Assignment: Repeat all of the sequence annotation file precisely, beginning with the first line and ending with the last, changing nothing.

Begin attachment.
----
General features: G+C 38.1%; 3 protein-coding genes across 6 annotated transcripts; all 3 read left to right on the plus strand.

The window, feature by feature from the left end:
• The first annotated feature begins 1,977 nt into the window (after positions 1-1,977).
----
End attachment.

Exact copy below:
General features: G+C 38.1%; 3 protein-coding genes across 6 annotated transcripts; all 3 read left to right on the plus strand.

The window, feature by feature from the left end:
• The first annotated feature begins 1,977 nt into the window (after positions 1-1,977).